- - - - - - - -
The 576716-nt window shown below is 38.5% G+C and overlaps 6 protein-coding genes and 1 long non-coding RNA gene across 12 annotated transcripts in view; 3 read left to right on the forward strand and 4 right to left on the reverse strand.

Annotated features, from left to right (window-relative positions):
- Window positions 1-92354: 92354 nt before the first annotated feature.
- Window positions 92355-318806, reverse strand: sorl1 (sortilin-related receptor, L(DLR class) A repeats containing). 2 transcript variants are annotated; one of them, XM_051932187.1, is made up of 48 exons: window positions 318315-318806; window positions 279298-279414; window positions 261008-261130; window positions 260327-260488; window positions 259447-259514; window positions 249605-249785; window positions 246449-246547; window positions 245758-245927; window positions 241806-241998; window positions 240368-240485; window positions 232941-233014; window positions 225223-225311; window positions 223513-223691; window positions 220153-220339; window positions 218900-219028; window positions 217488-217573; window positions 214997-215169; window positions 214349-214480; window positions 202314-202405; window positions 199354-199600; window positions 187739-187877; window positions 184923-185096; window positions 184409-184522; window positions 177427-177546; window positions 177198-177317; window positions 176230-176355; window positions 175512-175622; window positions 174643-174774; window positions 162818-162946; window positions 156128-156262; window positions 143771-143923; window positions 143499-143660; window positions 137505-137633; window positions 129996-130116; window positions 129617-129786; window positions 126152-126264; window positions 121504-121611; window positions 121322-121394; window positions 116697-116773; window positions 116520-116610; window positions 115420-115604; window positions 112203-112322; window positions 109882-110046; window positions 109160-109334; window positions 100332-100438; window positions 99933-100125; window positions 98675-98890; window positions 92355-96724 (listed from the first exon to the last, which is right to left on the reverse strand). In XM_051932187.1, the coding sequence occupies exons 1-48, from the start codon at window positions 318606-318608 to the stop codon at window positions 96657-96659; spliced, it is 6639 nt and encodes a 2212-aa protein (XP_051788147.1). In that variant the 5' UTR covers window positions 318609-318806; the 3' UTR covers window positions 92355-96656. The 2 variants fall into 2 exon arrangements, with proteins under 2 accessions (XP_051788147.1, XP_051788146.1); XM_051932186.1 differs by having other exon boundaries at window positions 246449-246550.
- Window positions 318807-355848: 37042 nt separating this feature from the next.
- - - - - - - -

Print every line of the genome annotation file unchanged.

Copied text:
The 576716-nt window shown below is 38.5% G+C and overlaps 6 protein-coding genes and 1 long non-coding RNA gene across 12 annotated transcripts in view; 3 read left to right on the forward strand and 4 right to left on the reverse strand.

Annotated features, from left to right (window-relative positions):
- Window positions 1-92354: 92354 nt before the first annotated feature.
- Window positions 92355-318806, reverse strand: sorl1 (sortilin-related receptor, L(DLR class) A repeats containing). 2 transcript variants are annotated; one of them, XM_051932187.1, is made up of 48 exons: window positions 318315-318806; window positions 279298-279414; window positions 261008-261130; window positions 260327-260488; window positions 259447-259514; window positions 249605-249785; window positions 246449-246547; window positions 245758-245927; window positions 241806-241998; window positions 240368-240485; window positions 232941-233014; window positions 225223-225311; window positions 223513-223691; window positions 220153-220339; window positions 218900-219028; window positions 217488-217573; window positions 214997-215169; window positions 214349-214480; window positions 202314-202405; window positions 199354-199600; window positions 187739-187877; window positions 184923-185096; window positions 184409-184522; window positions 177427-177546; window positions 177198-177317; window positions 176230-176355; window positions 175512-175622; window positions 174643-174774; window positions 162818-162946; window positions 156128-156262; window positions 143771-143923; window positions 143499-143660; window positions 137505-137633; window positions 129996-130116; window positions 129617-129786; window positions 126152-126264; window positions 121504-121611; window positions 121322-121394; window positions 116697-116773; window positions 116520-116610; window positions 115420-115604; window positions 112203-112322; window positions 109882-110046; window positions 109160-109334; window positions 100332-100438; window positions 99933-100125; window positions 98675-98890; window positions 92355-96724 (listed from the first exon to the last, which is right to left on the reverse strand). In XM_051932187.1, the coding sequence occupies exons 1-48, from the start codon at window positions 318606-318608 to the stop codon at window positions 96657-96659; spliced, it is 6639 nt and encodes a 2212-aa protein (XP_051788147.1). In that variant the 5' UTR covers window positions 318609-318806; the 3' UTR covers window positions 92355-96656. The 2 variants fall into 2 exon arrangements, with proteins under 2 accessions (XP_051788147.1, XP_051788146.1); XM_051932186.1 differs by having other exon boundaries at window positions 246449-246550.
- Window positions 318807-355848: 37042 nt separating this feature from the next.